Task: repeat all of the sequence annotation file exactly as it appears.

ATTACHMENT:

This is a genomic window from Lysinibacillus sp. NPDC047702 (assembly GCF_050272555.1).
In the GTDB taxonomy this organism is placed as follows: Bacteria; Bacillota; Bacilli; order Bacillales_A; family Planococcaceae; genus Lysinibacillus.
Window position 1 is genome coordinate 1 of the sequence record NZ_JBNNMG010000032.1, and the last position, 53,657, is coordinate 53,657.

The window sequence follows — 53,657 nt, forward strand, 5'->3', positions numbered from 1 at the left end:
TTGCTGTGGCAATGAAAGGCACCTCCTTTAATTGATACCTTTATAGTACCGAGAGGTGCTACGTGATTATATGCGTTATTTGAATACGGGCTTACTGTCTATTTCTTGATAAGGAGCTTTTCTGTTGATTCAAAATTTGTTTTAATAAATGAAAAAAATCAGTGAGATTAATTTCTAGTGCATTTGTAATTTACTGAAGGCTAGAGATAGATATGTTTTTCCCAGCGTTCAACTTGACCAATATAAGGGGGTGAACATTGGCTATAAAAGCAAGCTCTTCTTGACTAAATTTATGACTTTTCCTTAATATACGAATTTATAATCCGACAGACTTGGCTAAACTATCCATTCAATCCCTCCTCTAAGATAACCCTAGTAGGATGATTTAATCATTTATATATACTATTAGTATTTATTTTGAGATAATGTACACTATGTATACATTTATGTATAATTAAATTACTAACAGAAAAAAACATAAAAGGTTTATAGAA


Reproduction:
This is a genomic window from Lysinibacillus sp. NPDC047702 (assembly GCF_050272555.1).
In the GTDB taxonomy this organism is placed as follows: Bacteria; Bacillota; Bacilli; order Bacillales_A; family Planococcaceae; genus Lysinibacillus.
Window position 1 is genome coordinate 1 of the sequence record NZ_JBNNMG010000032.1, and the last position, 53,657, is coordinate 53,657.

The window sequence follows — 53,657 nt, forward strand, 5'->3', positions numbered from 1 at the left end:
TTGCTGTGGCAATGAAAGGCACCTCCTTTAATTGATACCTTTATAGTACCGAGAGGTGCTACGTGATTATATGCGTTATTTGAATACGGGCTTACTGTCTATTTCTTGATAAGGAGCTTTTCTGTTGATTCAAAATTTGTTTTAATAAATGAAAAAAATCAGTGAGATTAATTTCTAGTGCATTTGTAATTTACTGAAGGCTAGAGATAGATATGTTTTTCCCAGCGTTCAACTTGACCAATATAAGGGGGTGAACATTGGCTATAAAAGCAAGCTCTTCTTGACTAAATTTATGACTTTTCCTTAATATACGAATTTATAATCCGACAGACTTGGCTAAACTATCCATTCAATCCCTCCTCTAAGATAACCCTAGTAGGATGATTTAATCATTTATATATACTATTAGTATTTATTTTGAGATAATGTACACTATGTATACATTTATGTATAATTAAATTACTAACAGAAAAAAACATAAAAGGTTTATAGAA